Oct 11, 2019

In Players Theatre, a Poignant Re-Imagining of an ABBA Classic

Tribute, a play staged by students Ultan Pringle and Robyn Gill, is artfully crafted – and the acting is excellent.

Gráinne Mahon Contributing Writer

Upon entering the Players Theatre to watch an afternoon performance of Tribute, a play based on the works of ABBA by students Ultan Pringle and Robyn Gill, I had very little idea of what to expect. As much as I indulge in the guilty pleasure of the Mamma Mia franchise, it seemed to me that there was nothing else to be done with a theatre performance based around the music of ABBA.

Tribute, as it turned out, was a refreshingly far cry from the upbeat production that Meryl Streep and Amanda Seyfried brought us in the past. Instead, it introduces wonderfully complex characters who capture audiences’ hearts.

The show opens on a soundcheck rehearsal that declines within minutes, reducing the cast to a clamour of squabbling voices. We quickly realise that behind the jazzy flares and upbeat numbers, tensions are high between band and crew members alike. The audience are introduced to the characters and their various loyalties to each other in a series of clever expositional pieces of dialogue. Here, three couples are established among the eight cast members, each with their own closet of skeletons that are gradually unearthed throughout the show.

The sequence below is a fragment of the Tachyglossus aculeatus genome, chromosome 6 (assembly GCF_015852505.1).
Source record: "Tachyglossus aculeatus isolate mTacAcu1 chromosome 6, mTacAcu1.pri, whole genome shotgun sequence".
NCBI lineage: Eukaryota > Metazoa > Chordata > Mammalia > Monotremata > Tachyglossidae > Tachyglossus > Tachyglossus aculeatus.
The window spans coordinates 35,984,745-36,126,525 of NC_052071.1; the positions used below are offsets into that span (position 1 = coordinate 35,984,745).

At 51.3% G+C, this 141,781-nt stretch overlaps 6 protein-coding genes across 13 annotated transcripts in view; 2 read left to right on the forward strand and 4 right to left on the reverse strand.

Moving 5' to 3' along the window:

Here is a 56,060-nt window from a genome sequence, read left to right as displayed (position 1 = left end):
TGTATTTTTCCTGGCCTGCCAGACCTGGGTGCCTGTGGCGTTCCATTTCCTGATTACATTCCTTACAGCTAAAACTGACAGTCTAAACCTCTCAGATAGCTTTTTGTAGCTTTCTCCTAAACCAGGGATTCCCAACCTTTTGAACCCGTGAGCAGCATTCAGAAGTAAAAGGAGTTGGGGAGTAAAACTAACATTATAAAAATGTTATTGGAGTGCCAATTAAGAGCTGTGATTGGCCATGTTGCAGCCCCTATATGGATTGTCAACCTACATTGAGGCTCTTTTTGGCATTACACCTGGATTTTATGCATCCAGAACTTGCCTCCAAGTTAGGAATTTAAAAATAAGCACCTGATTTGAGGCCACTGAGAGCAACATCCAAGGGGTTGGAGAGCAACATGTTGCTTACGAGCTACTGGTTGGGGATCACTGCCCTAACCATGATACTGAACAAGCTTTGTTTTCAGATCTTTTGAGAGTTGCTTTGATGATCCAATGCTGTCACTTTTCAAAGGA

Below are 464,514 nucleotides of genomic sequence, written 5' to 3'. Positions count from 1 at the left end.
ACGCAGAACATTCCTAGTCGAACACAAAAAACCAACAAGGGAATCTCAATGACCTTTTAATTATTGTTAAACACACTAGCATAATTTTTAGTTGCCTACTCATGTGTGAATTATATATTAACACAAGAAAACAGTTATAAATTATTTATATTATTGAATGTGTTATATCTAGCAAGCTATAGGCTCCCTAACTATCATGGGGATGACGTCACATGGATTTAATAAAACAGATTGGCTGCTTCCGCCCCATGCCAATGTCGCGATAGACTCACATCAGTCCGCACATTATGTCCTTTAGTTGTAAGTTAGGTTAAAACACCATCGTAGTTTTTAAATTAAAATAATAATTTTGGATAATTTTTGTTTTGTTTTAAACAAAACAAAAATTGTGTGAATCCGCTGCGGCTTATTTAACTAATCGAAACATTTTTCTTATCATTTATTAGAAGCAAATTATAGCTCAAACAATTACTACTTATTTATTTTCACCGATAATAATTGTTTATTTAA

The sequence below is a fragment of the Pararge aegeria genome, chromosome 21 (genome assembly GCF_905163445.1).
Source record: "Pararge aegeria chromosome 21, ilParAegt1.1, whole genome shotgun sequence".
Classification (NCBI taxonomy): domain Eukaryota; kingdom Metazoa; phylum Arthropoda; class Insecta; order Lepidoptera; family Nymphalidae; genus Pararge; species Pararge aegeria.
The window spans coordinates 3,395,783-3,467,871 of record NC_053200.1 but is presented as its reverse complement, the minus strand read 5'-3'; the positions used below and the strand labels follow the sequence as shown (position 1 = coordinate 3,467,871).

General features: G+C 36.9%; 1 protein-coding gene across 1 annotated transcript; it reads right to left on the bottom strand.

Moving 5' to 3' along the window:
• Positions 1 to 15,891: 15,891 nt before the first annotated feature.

It’s the blend of writing, directing and performance that makes this play such a poignant production. Pringle and Gill’s artfully crafted dialogue, coupled with emotional monologues – usually punctuated with an acapella solo of some of ABBA’s more sombre songs – make for a heartfelt and potent journey.

This also serves to highlight the talent of each actor. An honorary mention should be given to Grace Doyle Flaherty, who gives a beautifully raw and emotional performance as the sharp-tongued drug addict, April. Her powerful monologue about the terrible fear of feeling alone resonated with me, as I’m sure it did with the rest of the audience.

The ending, while neither particularly happy or sad, is a satisfying, full-circle conclusion. The characters start out the show as one, we are then given a deeper insight into each character as an individual and for better or for worse they finish out as they started – together. The complex intricacies of human relationships unfold against a juxtaposed backdrop of the all-singing, all-dancing, perpetually cheerful ABBA soundtrack.

This takes the audience on an emotionally charged journey that is strengthened by a talented cast and wonderful direction. It’s worlds away from Meryl Streep and Amanda Seyfried, but it’s a new take on ABBA-themed theatre that I’m glad to have witnessed.

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